People get groceries from the Crowder Owens Food Pantry on Wednesday in Washington. (Calla Kessler/The Washington Post)

The people who have been calling the Washington region’s largest food bank this month sound different from before. More timid. More unsure. Less familiar with how the food bank system works.

For many, officials said, asking for help to feed their families may be a new experience.

Since a partial government shutdown began last month, shuttering nine federal departments and multiple agencies, the Capital Area Food Bank’s Hunger Lifeline has received an influx of inquiries from furloughed and unpaid government workers, contractors and others who aren’t sure when they’ll see another paycheck.

The shutdown was into its 19th day Wednesday, making it the second-longest in history. Last week, President Trump said it could persist for “months or even years” if an impasse with congressional Democrats continued.

Nonprofit organizations that help struggling families said leaving 800,000 federal workers and countless contractors without paychecks during January, and possibly into February, coincides with the worst two months for donations. The United Way of the National Capital Area on Wednesday pledged $50,000 of its emergency funds to aid nonprofits “providing vital food, rent and utility assistance” to impacted workers. Pepco — the utility company that provides electricity to the District — has offered a $50,000 match.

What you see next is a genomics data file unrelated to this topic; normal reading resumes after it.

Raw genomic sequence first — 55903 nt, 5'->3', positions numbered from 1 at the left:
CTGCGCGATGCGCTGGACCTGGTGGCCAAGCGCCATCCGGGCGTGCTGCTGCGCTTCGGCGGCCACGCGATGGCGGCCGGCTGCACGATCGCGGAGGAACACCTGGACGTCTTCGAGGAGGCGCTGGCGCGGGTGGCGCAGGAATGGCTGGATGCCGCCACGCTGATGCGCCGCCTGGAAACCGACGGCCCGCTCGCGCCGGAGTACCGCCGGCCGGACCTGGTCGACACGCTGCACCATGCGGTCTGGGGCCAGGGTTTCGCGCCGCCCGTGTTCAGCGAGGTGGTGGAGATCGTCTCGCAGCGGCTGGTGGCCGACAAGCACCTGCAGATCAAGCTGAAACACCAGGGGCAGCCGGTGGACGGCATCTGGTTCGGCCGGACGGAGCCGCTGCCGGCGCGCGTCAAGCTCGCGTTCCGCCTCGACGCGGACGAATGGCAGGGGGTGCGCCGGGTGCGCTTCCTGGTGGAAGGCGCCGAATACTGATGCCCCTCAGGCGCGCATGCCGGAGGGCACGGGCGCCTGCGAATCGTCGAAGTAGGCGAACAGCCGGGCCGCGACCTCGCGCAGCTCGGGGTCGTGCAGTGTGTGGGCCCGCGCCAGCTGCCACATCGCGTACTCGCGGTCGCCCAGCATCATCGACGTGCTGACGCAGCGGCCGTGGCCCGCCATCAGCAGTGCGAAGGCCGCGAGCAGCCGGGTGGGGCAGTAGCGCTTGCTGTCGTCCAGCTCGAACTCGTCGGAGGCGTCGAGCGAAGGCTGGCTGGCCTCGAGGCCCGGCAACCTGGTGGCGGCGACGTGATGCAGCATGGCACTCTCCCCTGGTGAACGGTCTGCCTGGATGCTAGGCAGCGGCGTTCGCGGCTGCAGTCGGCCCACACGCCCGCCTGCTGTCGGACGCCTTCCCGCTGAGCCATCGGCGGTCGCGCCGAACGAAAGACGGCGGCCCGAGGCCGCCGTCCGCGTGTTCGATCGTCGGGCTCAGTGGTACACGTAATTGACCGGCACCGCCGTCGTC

But with no end in sight to the federal stalemate, nonprofit leaders worry it might not be enough.


The shelves store canned goods at the Crowder Owens Food Pantry in Washington. (Calla Kessler/The Washington Post)

“At this stage, we’re not only saying there’s a lot more meals we’ll need to provide, but also a lot more dollars we’ll need to acquire to attempt to do that,” said Radha Muthiah, chief executive of the Capital Area Food Bank. “What we’re seeing now is an increase — people who are calling in, saying ‘I’ve just been furloughed or I have a friend who has. Where should they go?’ ”